I’m not sure on my own views about the 6 weeks holiday being cut shorter. I think 6 weeks can be a bit too much! Saying that; my partner works for a company were a lot of the staff have children and they all have to fight for the time off so having the 6 weeks helps to load for his work! I don’t know! What do you think the positive of a shorter holiday would be?

    • #2 by slightlysuburbandad on April 20, 2013 - 9:48 am

      Thanks for commenting. There are bound to be families who would prefer a 4 week holiday to be fair. If you are not going away and/or both of you are working then it is obviously harder to sort out child care for 6 weeks than 4. So there are bound to be families who would welcome a four week holiday.

      Another down side however would be for children is who have families abroad because they moved here from somewhere else. In my son’s class there is a girl who comes from Malaysia who goes there for the whole 6 weeks to see her grandparents and uncles. Her trips home are now going to be shorter and more expensive.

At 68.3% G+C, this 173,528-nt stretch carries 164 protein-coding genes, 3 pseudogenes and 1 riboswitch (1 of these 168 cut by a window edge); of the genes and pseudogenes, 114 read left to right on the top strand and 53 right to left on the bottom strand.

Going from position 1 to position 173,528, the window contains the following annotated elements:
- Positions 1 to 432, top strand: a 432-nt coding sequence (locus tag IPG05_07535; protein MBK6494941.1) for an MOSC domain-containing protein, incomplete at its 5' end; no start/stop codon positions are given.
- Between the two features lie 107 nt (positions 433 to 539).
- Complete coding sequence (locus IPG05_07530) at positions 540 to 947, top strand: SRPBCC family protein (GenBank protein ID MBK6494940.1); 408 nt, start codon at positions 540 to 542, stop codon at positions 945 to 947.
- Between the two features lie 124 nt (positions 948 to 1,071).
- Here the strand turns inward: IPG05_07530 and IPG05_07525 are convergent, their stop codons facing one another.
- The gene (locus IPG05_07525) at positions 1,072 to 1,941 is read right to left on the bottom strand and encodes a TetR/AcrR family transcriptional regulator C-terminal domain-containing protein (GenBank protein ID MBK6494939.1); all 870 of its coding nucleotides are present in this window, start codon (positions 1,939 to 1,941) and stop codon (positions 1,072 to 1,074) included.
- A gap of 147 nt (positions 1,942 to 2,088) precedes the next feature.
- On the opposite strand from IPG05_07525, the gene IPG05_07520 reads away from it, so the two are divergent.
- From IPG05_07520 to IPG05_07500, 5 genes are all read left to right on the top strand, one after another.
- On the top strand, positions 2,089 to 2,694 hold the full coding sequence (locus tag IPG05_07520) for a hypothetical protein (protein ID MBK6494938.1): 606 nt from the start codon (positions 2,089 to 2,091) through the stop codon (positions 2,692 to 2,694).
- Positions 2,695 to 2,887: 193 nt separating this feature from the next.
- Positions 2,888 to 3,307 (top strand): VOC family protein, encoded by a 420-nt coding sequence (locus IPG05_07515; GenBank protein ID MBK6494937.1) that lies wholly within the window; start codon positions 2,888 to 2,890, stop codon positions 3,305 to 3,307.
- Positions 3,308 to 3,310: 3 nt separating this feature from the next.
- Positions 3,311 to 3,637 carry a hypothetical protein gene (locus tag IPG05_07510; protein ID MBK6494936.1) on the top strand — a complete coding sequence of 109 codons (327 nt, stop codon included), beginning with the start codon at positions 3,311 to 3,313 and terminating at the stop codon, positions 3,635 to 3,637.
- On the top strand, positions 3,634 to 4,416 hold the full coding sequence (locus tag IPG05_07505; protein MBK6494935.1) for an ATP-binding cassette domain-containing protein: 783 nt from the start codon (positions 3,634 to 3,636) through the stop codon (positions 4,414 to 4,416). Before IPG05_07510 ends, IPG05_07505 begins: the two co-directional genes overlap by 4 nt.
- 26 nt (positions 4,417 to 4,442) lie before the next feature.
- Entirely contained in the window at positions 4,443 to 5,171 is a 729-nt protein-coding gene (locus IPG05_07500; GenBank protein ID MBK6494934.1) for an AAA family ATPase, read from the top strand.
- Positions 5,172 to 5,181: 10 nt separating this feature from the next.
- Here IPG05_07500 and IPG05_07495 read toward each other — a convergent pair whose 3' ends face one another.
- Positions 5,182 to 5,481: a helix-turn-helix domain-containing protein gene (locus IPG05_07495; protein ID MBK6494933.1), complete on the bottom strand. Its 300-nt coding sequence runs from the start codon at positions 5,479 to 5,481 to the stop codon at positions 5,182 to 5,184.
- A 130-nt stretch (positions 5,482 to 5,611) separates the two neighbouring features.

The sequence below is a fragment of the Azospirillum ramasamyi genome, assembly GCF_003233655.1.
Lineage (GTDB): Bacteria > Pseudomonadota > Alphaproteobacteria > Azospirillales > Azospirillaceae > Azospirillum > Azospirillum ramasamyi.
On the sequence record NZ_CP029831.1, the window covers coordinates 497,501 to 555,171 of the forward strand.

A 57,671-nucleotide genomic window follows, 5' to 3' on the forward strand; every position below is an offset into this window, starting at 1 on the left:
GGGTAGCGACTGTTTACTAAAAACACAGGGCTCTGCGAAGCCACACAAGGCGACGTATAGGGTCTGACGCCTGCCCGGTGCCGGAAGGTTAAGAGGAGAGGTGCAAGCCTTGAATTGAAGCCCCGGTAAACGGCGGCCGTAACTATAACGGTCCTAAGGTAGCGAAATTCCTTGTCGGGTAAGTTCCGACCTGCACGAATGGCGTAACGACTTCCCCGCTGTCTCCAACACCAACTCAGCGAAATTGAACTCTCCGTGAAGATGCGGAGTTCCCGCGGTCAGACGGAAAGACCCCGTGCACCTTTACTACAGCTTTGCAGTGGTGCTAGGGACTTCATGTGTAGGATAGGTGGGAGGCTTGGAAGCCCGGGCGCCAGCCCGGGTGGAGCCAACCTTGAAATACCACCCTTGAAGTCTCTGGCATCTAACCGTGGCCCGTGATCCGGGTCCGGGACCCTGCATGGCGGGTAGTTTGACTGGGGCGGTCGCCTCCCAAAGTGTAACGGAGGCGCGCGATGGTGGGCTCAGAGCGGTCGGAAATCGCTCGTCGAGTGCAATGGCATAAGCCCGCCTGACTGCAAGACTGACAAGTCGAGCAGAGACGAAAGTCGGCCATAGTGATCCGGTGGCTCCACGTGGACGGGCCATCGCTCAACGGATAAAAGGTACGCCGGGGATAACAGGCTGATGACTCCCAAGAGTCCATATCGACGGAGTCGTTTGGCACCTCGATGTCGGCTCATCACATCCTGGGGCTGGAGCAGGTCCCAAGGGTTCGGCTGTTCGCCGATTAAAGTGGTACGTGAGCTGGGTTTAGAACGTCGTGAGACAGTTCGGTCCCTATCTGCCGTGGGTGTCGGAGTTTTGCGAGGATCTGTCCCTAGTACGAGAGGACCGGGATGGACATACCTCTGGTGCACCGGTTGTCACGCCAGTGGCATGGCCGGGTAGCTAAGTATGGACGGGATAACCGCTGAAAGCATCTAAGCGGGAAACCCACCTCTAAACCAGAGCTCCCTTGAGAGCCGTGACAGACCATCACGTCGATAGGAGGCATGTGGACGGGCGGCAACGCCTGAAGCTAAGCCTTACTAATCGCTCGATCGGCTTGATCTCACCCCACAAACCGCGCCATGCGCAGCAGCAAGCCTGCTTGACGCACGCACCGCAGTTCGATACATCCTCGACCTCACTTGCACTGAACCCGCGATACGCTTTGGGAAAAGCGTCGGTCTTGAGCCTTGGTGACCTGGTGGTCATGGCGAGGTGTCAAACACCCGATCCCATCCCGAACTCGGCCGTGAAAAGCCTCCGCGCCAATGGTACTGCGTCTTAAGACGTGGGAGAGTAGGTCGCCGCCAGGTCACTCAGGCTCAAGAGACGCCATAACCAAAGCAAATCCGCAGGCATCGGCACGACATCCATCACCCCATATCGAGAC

• #3 by carla on April 20, 2013 - 10:11 am

        I don’t think any one will ever win when It comes to the way our children are schooled. It has been this way for quite some time now… ‘If it aint broke don’t fix it!!’

  2. #4 by theeducatingmummy on May 20, 2013 - 9:37 pm

    So glad toread that parents view education as education and not just childcare!
    I think subsidised holiday clubs run by teachers/teaching assistants for two weeks of the summer holidays would be good, maybe on a rota so there are less children in schools, where ofsted can not be allowed in and no planning or assessment could be the way to go. All teachers have great ideas but they have to be tied into objectives…………..

    • #5 by slightlysuburbandad on June 1, 2013 - 9:39 am

      Sorry I took so long to approve this. We’ve been away and I haven’t looked till I posted today. The subsidised holiday club sounds good. Very innovative and would genuinely help working parents. Our school runs a Glee Club in the holidays but it is one day a week and you have to pay.